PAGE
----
Astounding that 75 percent of Americans support a higher minimum wage

Even a few Republican politicians (ahem, Ben Carson) struggle with the basic economic concept that when the price of a good is raised, less of it is used.

The minimum wage is predominantly paid to second income earners who need the work to support a family and perhaps most importantly, youths and the unskilled. Putting a price floor inevitably will result in many of these individuals being eliminated from and priced out of the market. Particularly in the case of the young and the unskilled, this will relegate them to a lifetime of earning less than they could have, as that first job can serve as the crucial first rung up the ladder that puts them on a path to rising skills and rising incomes. With no job to be had in the first place due to the market artificially pricing them out, they will be much more likely to struggle and develop dependence on family or even worse, the government (or more correctly, us thr taxpayers). The later and individual can get their first foot on the ladder, the slower they will climb up it.

I am thankful that as a high school and college age kid that I could find employment at a grocer bagging and carrying out groceries, at a feed mill loading feed sacks and fencing material, and at a plumbing company running parts and digging ditches (cue the Caddyshack quote on the world needing ditchdiggers too). These were critical discipline building occupations for me as well as serving as critical funds helping me pay for my college education. The grocery store I worked at had slim 4 percent margins. A too high of a minimum wage would have brought about the necessity to push customers to more self service kiosks for checkout and forcing them to carry out their own groceries, and thus the likely elimination of my job.

Simply because a policy feels good and tugs on the emotional heartstrings of “helping the little guy” does not mean that an economically fallacious policy will actually bring that about. In this case, I would argue that it is perniciously counterproductive to the end goal.


2 thoughts on “Astounding that 75 percent of Americans support a higher minimum wage

  1. Hi Matt,

    Ok so I’ll bite on this one.

    1) What % of Americans do you think knows about, let alone understands, economics 101 on supply and demand? I’d put it at lower than 75%.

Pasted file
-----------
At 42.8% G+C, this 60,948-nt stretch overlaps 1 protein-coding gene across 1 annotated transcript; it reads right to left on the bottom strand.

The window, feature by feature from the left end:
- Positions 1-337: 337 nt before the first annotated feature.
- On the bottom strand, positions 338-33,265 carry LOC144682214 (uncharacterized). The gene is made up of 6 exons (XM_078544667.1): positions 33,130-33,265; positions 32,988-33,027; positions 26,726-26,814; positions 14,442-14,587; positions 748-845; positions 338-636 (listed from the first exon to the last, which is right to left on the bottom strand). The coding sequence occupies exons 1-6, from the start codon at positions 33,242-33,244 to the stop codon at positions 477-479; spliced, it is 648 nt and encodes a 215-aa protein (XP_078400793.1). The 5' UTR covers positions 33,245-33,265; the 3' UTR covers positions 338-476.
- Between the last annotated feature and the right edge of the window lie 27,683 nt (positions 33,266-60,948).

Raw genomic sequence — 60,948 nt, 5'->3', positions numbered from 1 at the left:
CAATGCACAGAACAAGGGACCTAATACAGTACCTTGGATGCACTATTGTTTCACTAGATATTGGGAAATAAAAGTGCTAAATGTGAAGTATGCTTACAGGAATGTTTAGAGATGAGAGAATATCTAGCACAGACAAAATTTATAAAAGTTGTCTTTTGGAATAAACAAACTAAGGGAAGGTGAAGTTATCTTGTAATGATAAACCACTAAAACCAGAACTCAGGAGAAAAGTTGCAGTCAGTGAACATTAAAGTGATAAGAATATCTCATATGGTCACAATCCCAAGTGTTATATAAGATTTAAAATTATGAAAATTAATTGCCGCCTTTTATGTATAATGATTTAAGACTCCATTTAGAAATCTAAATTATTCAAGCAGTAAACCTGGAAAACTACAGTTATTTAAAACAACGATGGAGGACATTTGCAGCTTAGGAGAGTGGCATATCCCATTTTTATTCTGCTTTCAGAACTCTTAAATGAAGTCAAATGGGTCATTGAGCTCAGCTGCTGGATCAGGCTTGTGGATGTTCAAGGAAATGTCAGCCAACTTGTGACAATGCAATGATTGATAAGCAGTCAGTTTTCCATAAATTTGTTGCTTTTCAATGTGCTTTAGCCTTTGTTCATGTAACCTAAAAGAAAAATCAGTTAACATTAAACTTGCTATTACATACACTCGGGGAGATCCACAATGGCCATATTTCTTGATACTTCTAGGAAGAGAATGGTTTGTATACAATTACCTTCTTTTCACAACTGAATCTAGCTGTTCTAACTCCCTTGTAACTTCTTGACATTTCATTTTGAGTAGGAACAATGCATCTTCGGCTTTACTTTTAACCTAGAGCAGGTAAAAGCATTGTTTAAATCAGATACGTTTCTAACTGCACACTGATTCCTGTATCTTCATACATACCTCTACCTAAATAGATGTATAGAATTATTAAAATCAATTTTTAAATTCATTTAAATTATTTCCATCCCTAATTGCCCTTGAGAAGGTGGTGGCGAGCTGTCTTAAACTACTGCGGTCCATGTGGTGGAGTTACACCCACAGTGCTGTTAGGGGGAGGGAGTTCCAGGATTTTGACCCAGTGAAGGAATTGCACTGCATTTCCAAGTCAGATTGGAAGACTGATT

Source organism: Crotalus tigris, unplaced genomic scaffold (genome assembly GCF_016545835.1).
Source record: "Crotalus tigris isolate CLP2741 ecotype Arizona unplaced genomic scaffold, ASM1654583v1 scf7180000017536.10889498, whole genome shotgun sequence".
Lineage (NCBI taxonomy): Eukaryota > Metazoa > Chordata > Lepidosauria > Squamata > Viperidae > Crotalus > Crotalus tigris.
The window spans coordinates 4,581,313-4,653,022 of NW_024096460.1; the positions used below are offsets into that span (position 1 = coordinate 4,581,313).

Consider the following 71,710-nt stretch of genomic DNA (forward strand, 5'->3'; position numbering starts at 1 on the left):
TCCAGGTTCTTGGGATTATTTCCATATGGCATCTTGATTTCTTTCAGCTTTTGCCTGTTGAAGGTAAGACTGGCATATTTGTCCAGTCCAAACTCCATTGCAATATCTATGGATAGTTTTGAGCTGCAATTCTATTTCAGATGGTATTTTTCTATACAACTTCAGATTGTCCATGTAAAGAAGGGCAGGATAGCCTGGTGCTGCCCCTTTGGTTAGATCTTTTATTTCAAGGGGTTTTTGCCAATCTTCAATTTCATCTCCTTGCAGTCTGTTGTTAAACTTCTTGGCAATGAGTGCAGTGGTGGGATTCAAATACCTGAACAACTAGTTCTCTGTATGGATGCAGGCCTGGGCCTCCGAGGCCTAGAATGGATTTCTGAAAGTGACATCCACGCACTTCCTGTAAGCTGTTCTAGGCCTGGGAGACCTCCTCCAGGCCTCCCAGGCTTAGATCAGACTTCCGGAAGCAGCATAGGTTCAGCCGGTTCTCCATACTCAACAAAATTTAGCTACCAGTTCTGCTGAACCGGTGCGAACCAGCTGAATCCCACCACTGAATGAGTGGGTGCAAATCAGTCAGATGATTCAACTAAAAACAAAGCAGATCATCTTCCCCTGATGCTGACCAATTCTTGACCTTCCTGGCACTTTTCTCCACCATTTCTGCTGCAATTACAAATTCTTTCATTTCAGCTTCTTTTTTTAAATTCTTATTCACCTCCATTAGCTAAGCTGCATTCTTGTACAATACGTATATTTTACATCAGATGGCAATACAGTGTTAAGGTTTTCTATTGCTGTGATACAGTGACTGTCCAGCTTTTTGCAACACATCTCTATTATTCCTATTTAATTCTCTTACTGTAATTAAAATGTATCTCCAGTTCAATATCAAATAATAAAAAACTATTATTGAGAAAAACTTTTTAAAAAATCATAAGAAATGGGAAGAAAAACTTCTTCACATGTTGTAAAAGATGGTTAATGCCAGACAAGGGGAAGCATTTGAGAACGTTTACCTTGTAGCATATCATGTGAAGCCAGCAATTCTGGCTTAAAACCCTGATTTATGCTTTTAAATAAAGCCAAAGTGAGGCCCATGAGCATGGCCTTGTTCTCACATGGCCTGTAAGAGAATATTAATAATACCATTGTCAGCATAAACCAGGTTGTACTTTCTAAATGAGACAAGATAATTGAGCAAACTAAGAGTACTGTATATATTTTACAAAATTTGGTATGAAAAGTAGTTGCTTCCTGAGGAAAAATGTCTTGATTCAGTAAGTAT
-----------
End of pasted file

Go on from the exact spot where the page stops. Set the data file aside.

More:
2) Even among economists, there isn’t 100% agreement on this issue. The strict adherence to supply/demand the Friedman and other economists like to propose isn’t rooted in real-life data. As the simplest example, these models assume people act “rationally” (as defined by economists) all the time, when we–and subsequent behavioral economists has “proved”–they don’t.

    3) Large firms like Walmart benefit directly from corporate welfare in that their full-time employees in many cases have to supplement their income on Medicare and food stamps. That allows them to get away with paying a lower wage then they should and distorts the market. If they, and other firms, can’t pay enough for it to worth it for employees, then everything should be automated now or prices should raise.

    4) The anecdote you provide of working in high school/college doesn’t apply as much these days where you have working-age people juggling multiple jobs (and kids often) or seniors working these jobs. Overall employment of high school/college age workers is WAY down over the last 10 years. So there is some credence to the idea of a “living wage” in these respects.

    5) The larger, emotional issue you touch upon is that real wage growth has stagnated since the 1970s; ie. our parents generation was wealthier than we are. And while businesses like retail, to stick with the Walmart example, have slim margins, the managers/owners are millionaires/billionaires, so the issue of income redistribution (which has also skyrocketed since the 1970s) comes into play, even though that’s not directly the issue you’re addressing here.